Mozambique security outlook

Mozambique’s metical was the world’s strongest performer against the greenback year on year to April 2021. For ECN Africa members doing business in Mozambique, particularly in the northern part, the currency performance may rank lower on the list of priorities compared to a tenuous security situation in Cabo Delgado. There appears, however, to be some light at the end of the tunnel.

In early May, EU defence ministers discussed a potential military training mission to Mozambique, although a final decision is still pending. Josep Borrell, the High Representative of the Union for Foreign Affairs and Security Policy, stated that a task force of 200-300 military personnel could be deployed, including the current contingent of Portuguese troops.

On May 18th Mozambique’s president, Filipe Nyusi, met his French counterpart, Emmanuel Macron, on the side lines of the Summit on the Financing of African Economies in Paris to discuss the growing insurgency in Cabo Delgado. France is keen to secure the development of Mozambique’s liquefied natural gas sector, with a major project led by a French energy major, Total, having been beset by delays owing to the worsening security situation in the province.

Mozambique’s regional neighbours also have a vested interest in stability and the security situation improving.

A SADC summit took place May 25th-28th. The summit scheduled to discuss a report from the SADC’s technical commission on the nature of the terrorist threat in Cabo Delgado, and the type of support that Mozambique requires from the body.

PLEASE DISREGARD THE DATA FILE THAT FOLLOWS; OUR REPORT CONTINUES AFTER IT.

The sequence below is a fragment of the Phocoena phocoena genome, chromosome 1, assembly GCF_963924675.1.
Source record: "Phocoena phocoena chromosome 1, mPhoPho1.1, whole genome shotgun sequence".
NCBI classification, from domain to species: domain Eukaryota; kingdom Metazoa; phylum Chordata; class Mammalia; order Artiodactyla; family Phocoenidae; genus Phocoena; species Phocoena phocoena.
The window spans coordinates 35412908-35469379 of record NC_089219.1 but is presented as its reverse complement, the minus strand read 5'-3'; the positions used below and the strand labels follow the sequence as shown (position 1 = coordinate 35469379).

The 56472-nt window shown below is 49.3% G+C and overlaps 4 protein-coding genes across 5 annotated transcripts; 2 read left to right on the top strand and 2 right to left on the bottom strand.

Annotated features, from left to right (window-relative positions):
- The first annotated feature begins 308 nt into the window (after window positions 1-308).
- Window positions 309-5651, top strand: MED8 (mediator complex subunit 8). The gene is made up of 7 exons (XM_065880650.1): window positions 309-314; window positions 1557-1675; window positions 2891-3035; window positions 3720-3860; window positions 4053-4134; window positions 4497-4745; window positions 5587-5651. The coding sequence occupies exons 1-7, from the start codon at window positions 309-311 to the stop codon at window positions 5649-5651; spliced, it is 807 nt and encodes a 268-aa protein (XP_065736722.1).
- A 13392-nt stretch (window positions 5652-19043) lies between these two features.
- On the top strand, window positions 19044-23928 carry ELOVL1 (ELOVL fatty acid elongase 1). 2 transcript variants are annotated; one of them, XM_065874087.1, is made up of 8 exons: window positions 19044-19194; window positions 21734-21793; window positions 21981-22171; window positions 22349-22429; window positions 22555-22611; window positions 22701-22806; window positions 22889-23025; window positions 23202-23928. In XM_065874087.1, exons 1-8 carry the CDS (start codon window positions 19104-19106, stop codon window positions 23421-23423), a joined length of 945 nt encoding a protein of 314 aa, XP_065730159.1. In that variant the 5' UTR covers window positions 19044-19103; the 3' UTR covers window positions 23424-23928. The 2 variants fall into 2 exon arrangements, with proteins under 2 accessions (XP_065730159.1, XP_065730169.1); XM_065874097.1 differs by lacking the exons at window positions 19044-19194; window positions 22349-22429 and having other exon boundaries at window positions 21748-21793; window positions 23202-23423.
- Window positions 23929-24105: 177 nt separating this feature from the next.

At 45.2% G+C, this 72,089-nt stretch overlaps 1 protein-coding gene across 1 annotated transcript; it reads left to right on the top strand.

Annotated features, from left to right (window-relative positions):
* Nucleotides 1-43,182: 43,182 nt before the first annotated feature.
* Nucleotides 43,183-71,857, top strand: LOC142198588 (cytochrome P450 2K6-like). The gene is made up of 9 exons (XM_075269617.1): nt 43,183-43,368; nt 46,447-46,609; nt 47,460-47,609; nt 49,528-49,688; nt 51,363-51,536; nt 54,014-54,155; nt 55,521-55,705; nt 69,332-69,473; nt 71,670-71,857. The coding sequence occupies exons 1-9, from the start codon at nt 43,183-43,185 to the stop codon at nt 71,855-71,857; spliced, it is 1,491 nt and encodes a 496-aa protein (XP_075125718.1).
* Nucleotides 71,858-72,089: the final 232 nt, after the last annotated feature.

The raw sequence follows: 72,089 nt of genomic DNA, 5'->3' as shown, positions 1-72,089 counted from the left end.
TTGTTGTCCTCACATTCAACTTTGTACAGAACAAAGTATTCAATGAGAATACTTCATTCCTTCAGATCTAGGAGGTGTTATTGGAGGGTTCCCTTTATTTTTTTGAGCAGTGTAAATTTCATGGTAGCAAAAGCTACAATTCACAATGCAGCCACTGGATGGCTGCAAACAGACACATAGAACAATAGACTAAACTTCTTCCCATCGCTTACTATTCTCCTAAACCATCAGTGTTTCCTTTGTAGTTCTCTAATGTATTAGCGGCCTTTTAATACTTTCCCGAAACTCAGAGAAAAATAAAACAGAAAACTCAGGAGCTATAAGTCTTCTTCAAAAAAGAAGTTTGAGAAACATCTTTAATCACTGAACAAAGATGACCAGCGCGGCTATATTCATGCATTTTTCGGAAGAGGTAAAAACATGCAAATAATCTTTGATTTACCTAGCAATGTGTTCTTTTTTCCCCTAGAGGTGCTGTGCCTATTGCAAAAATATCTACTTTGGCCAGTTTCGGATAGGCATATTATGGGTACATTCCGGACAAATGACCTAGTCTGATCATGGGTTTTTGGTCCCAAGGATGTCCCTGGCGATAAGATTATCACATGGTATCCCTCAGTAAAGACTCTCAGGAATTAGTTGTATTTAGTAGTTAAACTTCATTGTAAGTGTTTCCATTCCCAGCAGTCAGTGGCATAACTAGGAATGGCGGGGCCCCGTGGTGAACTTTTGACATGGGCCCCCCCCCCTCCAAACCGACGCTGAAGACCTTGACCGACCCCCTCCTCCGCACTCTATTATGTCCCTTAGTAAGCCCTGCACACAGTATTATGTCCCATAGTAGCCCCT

Under SADC rules, a regional force would need Mozambique’s approval, which the country has been previously been unwilling to give. However, in calling for the SADC summit, Mr Nyusi expressed his desire for greater external support to overcome the insurgent threat. With Mr Nyusi’s growing acknowledgement of the scale of the problem (following his meetings in Paris) and of the steps needed to begin to address it, we expect greater engagement with SADC, leading to the deployment of a regional defence force.

External forces will take several months to be organised once a decision is ultimately taken, so could potentially be launched in late 2021 or early 2022, and will take more time to achieve results against the insurgents. However, on the basis that external intervention will eventually take place, expect some improvement in the security situation in the country’s northern province.